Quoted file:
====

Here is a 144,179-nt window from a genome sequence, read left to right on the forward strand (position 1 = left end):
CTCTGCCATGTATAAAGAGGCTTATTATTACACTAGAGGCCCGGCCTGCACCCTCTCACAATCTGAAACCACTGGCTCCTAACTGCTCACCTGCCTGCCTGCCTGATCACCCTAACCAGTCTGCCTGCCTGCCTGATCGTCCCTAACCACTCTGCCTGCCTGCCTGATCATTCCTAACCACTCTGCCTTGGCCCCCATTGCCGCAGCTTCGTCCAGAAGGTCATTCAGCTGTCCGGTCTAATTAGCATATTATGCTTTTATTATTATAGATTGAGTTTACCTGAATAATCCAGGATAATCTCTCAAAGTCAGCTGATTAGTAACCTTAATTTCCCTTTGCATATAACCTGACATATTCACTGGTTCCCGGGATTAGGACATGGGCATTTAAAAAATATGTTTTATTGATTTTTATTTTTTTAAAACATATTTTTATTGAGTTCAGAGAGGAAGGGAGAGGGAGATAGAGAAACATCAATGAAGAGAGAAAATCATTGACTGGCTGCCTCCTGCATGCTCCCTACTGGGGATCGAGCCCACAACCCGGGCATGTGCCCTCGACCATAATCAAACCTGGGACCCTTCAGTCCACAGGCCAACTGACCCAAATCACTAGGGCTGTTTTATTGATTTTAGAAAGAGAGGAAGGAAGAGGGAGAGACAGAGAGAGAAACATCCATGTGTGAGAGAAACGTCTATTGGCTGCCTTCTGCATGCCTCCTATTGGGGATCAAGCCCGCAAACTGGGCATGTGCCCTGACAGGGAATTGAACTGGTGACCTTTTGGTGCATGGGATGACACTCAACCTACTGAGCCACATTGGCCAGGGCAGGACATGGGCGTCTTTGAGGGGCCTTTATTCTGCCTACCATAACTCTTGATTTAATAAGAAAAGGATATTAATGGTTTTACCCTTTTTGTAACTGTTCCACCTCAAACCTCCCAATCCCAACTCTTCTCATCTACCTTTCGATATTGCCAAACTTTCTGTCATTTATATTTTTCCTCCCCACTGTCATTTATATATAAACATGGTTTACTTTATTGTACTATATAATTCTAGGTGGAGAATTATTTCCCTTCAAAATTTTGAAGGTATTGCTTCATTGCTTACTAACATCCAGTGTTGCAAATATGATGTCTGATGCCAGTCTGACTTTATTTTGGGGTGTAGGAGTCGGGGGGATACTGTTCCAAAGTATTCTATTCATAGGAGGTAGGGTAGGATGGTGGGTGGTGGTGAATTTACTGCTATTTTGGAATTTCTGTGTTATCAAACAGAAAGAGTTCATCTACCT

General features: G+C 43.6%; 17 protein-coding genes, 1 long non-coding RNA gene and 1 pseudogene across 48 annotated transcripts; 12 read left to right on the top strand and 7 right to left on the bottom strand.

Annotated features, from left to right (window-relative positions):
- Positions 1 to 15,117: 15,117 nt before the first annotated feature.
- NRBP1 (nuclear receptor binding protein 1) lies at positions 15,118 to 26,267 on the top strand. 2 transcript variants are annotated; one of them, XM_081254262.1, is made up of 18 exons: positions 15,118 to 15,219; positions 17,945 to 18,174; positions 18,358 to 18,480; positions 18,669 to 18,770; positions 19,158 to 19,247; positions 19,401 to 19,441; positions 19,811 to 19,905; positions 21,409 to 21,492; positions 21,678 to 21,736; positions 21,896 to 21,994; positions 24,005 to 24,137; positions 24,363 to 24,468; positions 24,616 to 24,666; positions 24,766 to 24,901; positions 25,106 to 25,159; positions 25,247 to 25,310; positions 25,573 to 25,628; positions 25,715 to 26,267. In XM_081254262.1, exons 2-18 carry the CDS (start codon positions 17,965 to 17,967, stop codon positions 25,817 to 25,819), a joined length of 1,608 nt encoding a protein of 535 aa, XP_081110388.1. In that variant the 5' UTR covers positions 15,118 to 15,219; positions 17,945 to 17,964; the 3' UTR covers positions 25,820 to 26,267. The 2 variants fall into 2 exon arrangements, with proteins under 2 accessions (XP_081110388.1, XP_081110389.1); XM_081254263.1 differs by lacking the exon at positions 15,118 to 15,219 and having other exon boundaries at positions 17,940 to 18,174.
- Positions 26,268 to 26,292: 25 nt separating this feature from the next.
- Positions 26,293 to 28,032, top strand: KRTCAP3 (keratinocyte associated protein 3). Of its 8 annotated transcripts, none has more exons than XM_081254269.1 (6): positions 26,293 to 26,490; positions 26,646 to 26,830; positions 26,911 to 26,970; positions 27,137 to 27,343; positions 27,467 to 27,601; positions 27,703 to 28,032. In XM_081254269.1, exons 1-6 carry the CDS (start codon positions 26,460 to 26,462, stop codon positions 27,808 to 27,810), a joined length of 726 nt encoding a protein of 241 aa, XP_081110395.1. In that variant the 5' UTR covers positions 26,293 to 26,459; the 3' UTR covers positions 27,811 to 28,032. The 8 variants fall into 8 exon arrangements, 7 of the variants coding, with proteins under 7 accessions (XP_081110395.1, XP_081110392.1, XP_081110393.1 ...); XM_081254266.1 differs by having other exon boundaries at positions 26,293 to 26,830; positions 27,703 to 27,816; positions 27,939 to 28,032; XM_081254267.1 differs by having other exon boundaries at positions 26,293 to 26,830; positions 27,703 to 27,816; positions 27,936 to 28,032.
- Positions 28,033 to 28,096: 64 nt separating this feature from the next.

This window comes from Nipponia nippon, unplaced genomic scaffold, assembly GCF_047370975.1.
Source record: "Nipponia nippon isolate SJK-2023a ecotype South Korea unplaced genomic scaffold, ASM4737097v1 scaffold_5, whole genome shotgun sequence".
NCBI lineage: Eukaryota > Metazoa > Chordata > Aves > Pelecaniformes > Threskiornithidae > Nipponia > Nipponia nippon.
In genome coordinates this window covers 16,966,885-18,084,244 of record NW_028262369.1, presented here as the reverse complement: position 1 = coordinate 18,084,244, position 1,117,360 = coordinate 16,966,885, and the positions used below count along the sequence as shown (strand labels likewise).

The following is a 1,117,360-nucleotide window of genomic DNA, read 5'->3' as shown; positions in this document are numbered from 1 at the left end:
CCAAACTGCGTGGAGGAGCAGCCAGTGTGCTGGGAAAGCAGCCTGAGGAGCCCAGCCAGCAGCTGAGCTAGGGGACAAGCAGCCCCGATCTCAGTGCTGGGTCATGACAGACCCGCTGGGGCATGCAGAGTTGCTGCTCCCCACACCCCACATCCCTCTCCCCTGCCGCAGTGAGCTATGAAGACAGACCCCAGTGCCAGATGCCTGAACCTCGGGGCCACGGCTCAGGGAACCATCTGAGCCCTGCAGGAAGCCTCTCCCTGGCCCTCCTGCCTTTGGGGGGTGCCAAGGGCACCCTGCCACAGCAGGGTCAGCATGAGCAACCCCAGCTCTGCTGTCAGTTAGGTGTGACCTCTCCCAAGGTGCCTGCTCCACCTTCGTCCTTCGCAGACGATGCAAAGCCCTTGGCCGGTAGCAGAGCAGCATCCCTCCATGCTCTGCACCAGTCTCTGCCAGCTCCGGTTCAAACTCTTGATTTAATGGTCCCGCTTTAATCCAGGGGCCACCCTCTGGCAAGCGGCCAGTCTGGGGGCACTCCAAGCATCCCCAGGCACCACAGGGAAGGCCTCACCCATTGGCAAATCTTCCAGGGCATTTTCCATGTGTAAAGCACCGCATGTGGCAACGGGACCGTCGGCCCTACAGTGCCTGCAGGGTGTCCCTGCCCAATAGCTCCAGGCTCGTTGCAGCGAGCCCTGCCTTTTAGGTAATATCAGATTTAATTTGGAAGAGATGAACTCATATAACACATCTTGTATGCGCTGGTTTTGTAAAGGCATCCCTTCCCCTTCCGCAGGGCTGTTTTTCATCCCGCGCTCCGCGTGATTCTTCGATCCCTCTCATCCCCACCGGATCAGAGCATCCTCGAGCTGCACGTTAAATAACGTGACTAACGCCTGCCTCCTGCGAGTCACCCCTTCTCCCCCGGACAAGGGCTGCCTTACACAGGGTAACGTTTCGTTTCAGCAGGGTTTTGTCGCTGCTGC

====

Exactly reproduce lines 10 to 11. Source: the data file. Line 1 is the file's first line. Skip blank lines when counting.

This window comes from Nipponia nippon, unplaced genomic scaffold, assembly GCF_047370975.1.
Source record: "Nipponia nippon isolate SJK-2023a ecotype South Korea unplaced genomic scaffold, ASM4737097v1 scaffold_5, whole genome shotgun sequence".